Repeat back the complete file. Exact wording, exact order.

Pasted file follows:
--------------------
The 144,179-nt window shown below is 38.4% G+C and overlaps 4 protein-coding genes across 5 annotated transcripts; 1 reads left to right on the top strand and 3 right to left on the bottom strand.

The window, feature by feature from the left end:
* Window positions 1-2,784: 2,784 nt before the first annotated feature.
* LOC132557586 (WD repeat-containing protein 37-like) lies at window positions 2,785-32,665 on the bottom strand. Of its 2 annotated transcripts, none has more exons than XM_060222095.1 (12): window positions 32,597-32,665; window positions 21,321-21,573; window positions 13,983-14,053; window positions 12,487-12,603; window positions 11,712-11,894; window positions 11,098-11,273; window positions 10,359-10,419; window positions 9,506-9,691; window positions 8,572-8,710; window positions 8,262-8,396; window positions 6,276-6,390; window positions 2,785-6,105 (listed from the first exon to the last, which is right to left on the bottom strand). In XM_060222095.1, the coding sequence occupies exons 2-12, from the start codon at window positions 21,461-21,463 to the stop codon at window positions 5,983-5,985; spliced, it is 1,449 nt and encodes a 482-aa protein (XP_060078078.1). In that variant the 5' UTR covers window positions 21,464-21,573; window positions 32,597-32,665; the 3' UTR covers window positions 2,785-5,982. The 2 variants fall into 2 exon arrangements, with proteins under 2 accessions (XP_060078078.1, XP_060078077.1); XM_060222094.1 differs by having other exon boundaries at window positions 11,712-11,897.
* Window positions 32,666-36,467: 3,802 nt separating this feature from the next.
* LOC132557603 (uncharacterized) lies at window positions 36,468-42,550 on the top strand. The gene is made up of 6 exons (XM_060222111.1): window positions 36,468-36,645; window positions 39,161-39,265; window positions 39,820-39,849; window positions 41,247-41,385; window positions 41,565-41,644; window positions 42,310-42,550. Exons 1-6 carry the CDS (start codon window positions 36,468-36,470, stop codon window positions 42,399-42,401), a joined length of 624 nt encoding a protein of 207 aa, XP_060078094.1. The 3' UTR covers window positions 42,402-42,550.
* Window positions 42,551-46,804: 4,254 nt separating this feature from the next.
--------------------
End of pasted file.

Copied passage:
The 144,179-nt window shown below is 38.4% G+C and overlaps 4 protein-coding genes across 5 annotated transcripts; 1 reads left to right on the top strand and 3 right to left on the bottom strand.

The window, feature by feature from the left end:
* Window positions 1-2,784: 2,784 nt before the first annotated feature.
* LOC132557586 (WD repeat-containing protein 37-like) lies at window positions 2,785-32,665 on the bottom strand. Of its 2 annotated transcripts, none has more exons than XM_060222095.1 (12): window positions 32,597-32,665; window positions 21,321-21,573; window positions 13,983-14,053; window positions 12,487-12,603; window positions 11,712-11,894; window positions 11,098-11,273; window positions 10,359-10,419; window positions 9,506-9,691; window positions 8,572-8,710; window positions 8,262-8,396; window positions 6,276-6,390; window positions 2,785-6,105 (listed from the first exon to the last, which is right to left on the bottom strand). In XM_060222095.1, the coding sequence occupies exons 2-12, from the start codon at window positions 21,461-21,463 to the stop codon at window positions 5,983-5,985; spliced, it is 1,449 nt and encodes a 482-aa protein (XP_060078078.1). In that variant the 5' UTR covers window positions 21,464-21,573; window positions 32,597-32,665; the 3' UTR covers window positions 2,785-5,982. The 2 variants fall into 2 exon arrangements, with proteins under 2 accessions (XP_060078078.1, XP_060078077.1); XM_060222094.1 differs by having other exon boundaries at window positions 11,712-11,897.
* Window positions 32,666-36,467: 3,802 nt separating this feature from the next.
* LOC132557603 (uncharacterized) lies at window positions 36,468-42,550 on the top strand. The gene is made up of 6 exons (XM_060222111.1): window positions 36,468-36,645; window positions 39,161-39,265; window positions 39,820-39,849; window positions 41,247-41,385; window positions 41,565-41,644; window positions 42,310-42,550. Exons 1-6 carry the CDS (start codon window positions 36,468-36,470, stop codon window positions 42,399-42,401), a joined length of 624 nt encoding a protein of 207 aa, XP_060078094.1. The 3' UTR covers window positions 42,402-42,550.
* Window positions 42,551-46,804: 4,254 nt separating this feature from the next.